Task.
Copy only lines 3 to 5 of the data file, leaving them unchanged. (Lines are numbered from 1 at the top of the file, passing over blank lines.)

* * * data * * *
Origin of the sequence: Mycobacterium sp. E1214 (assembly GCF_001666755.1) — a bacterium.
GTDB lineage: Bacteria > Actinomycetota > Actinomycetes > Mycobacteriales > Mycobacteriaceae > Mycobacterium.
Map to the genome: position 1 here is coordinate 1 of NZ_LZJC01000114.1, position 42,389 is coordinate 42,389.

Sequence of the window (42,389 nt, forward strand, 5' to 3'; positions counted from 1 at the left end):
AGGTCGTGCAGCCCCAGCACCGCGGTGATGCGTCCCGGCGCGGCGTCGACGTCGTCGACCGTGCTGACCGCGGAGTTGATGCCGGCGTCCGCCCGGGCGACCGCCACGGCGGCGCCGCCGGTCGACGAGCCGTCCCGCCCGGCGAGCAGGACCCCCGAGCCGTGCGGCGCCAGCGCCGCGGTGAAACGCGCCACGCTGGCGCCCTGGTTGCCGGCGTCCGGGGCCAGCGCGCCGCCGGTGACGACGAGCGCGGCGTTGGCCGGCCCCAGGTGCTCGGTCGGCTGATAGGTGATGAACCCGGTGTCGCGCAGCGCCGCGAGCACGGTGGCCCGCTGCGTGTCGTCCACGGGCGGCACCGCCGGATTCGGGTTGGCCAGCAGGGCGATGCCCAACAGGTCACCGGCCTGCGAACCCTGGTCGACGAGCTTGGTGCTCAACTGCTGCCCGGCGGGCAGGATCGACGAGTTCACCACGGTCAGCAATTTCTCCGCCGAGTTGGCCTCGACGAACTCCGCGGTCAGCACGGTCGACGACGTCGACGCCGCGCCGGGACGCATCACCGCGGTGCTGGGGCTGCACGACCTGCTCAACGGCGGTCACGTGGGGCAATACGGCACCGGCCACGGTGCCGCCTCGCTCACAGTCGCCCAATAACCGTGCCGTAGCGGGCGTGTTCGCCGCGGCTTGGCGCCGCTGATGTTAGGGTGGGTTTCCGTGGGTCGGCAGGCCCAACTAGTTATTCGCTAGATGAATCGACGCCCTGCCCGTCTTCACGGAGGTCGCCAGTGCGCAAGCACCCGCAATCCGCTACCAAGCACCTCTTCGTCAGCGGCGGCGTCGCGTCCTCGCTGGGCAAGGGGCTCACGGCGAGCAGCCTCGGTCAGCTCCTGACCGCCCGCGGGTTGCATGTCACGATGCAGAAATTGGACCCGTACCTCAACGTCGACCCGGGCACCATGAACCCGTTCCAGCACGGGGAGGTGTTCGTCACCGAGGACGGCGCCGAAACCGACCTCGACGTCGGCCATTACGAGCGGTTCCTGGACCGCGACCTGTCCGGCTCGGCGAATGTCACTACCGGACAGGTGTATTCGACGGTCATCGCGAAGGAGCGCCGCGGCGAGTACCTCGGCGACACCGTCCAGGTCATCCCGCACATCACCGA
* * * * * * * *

Map to the genome: position 1 here is coordinate 1 of NZ_LZJC01000114.1, position 42,389 is coordinate 42,389.

Sequence of the window (42,389 nt, forward strand, 5' to 3'; positions counted from 1 at the left end):
AGGTCGTGCAGCCCCAGCACCGCGGTGATGCGTCCCGGCGCGGCGTCGACGTCGTCGACCGTGCTGACCGCGGAGTTGATGCCGGCGTCCGCCCGGGCGACCGCCACGGCGGCGCCGCCGGTCGACGAGCCGTCCCGCCCGGCGAGCAGGACCCCCGAGCCGTGCGGCGCCAGCGCCGCGGTGAAACGCGCCACGCTGGCGCCCTGGTTGCCGGCGTCCGGGGCCAGCGCGCCGCCGGTGACGACGAGCGCGGCGTTGGCCGGCCCCAGGTGCTCGGTCGGCTGATAGGTGATGAACCCGGTGTCGCGCAGCGCCGCGAGCACGGTGGCCCGCTGCGTGTCGTCCACGGGCGGCACCGCCGGATTCGGGTTGGCCAGCAGGGCGATGCCCAACAGGTCACCGGCCTGCGAACCCTGGTCGACGAGCTTGGTGCTCAACTGCTGCCCGGCGGGCAGGATCGACGAGTTCACCACGGTCAGCAATTTCTCCGCCGAGTTGGCCTCGACGAACTCCGCGGTCAGCACGGTCGACGACGTCGACGCCGCGCCGGGACGCATCACCGCGGTGCTGGGGCTGCACGACCTGCTCAACGGCGGTCACGTGGGGCAATACGGCACCGGCCACGGTGCCGCCTCGCTCACAGTCGCCCAATAACCGTGCCGTAGCGGGCGTGTTCGCCGCGGCTTGGCGCCGCTGATGTTAGGGTGGGTTTCCGTGGGTCGGCAGGCCCAACTAGTTATTCGCTAGATGAATCGACGCCCTGCCCGTCTTCACGGAGGTCGCCAGTGCGCAAGCACCCGCAATCCGCTACCAAGCACCTCTTCGTCAGCGGCGGCGTCGCGTCCTCGCTGGGCAAGGGGCTCACGGCGAGCAGCCTCGGTCAGCTCCTGACCGCCCGCGGGTTGCATGTCACGATGCAGAAATTGGACCCGTACCTCAACGTCGACCCGGGCACCATGAACCCGTTCCAGCACGGGGAGGTGTTCGTCACCGAGGACGGCGCCGAAACCGACCTCGACGTCGGCCATTACGAGCGGTTCCTGGACCGCGACCTGTCCGGCTCGGCGAATGTCACTACCGGACAGGTGTATTCGACGGTCATCGCGAAGGAGCGCCGCGGCGAGTACCTCGGCGACACCGTCCAGGTCATCCCGCACATCACCGA